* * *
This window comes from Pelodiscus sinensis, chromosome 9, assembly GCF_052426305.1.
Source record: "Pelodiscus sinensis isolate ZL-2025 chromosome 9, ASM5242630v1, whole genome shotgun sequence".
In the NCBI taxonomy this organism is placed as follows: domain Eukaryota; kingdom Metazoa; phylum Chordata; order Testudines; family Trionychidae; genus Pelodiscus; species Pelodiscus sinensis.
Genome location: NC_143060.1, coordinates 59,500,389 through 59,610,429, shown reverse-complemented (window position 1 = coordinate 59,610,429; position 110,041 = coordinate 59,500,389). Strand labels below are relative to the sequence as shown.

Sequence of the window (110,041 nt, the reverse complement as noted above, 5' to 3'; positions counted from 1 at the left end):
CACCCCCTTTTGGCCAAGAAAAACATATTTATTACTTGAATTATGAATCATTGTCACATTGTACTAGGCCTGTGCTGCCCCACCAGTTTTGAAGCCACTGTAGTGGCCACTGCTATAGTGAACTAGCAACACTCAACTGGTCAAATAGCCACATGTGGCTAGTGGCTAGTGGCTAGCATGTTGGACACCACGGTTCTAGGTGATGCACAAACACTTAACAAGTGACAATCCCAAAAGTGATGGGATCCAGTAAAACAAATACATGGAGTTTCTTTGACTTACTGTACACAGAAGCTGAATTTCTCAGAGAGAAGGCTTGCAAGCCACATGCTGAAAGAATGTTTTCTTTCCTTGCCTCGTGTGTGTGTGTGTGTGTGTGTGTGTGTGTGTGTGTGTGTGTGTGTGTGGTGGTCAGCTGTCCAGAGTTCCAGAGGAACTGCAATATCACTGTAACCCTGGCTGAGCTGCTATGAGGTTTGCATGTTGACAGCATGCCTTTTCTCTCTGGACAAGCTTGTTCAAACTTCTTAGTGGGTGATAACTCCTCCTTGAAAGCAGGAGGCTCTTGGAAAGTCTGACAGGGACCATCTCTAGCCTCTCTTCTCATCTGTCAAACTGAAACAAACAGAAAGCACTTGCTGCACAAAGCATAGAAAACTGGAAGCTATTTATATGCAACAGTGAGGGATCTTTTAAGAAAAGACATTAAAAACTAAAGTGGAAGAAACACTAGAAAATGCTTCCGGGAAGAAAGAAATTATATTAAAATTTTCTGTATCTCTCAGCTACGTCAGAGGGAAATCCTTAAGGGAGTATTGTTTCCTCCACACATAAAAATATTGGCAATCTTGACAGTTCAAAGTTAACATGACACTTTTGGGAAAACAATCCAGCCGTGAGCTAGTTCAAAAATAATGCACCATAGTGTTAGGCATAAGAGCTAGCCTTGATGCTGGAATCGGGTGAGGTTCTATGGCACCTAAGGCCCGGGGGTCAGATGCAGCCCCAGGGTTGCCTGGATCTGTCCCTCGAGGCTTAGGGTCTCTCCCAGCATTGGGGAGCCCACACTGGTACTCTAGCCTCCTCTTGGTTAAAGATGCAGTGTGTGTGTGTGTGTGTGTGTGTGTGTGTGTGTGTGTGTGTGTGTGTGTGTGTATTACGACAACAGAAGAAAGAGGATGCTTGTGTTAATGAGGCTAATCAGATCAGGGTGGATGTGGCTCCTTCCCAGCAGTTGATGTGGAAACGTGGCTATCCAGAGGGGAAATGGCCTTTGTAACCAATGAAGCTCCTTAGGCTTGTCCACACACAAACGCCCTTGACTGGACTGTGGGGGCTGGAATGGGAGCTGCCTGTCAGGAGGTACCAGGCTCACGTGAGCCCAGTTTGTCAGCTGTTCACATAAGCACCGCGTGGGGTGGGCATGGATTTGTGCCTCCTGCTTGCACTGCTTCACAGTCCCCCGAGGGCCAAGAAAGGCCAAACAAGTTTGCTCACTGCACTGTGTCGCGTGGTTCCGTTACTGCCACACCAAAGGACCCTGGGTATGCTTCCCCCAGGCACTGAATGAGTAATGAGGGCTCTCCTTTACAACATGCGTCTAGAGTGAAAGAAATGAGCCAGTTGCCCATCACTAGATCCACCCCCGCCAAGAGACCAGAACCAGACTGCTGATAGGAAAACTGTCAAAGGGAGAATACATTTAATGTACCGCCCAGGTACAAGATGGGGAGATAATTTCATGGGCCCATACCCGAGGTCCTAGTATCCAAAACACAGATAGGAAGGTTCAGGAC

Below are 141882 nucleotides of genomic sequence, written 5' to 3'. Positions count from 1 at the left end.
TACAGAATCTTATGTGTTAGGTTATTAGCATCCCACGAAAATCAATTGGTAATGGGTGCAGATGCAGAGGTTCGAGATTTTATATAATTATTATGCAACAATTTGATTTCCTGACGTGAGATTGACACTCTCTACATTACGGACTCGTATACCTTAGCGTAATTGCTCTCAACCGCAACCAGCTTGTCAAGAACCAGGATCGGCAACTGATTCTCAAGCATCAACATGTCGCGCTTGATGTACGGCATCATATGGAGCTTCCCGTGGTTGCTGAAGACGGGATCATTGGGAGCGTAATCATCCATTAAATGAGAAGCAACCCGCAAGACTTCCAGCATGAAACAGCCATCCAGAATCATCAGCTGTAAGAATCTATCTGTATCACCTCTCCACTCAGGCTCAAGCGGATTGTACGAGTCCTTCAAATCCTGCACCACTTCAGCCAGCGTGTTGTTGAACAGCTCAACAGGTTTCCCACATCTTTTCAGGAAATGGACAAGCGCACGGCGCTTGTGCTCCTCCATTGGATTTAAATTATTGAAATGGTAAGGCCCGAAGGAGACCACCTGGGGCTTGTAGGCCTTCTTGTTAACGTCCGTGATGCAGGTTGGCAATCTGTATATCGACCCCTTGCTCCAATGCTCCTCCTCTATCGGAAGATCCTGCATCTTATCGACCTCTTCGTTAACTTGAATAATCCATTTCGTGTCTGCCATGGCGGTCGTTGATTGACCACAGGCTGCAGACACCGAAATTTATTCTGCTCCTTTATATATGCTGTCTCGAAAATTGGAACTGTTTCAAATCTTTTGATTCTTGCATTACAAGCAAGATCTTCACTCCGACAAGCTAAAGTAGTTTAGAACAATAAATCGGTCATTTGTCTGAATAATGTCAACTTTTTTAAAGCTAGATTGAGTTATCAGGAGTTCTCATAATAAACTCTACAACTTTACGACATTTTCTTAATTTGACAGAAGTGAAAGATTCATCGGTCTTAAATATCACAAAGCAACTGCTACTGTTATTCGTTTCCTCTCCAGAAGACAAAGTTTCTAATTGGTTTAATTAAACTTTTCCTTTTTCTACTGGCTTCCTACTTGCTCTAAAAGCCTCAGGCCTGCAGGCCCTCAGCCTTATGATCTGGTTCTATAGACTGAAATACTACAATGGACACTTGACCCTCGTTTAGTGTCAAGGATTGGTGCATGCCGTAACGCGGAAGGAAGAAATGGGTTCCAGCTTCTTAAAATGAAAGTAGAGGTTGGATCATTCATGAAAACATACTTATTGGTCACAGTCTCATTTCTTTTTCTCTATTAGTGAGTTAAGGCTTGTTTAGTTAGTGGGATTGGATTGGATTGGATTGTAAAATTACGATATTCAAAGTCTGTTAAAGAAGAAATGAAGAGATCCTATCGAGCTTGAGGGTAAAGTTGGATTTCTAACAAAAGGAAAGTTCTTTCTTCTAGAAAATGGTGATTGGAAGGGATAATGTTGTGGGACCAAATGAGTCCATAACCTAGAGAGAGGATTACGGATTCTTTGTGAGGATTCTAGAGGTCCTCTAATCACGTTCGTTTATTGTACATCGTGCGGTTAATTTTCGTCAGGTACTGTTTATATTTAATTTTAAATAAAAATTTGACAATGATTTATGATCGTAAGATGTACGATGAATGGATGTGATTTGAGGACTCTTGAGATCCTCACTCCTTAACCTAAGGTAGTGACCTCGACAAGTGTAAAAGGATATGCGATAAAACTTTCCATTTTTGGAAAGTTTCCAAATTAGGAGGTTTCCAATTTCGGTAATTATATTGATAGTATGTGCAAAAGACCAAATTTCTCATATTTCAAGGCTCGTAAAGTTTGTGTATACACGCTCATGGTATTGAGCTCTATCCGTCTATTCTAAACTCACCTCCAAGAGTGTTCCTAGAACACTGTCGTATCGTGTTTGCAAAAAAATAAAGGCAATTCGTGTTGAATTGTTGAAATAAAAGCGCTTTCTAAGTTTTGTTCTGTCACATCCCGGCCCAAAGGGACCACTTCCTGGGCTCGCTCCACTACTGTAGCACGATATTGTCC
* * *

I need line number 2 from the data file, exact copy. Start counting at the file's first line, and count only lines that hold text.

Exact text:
Source record: "Pelodiscus sinensis isolate ZL-2025 chromosome 9, ASM5242630v1, whole genome shotgun sequence".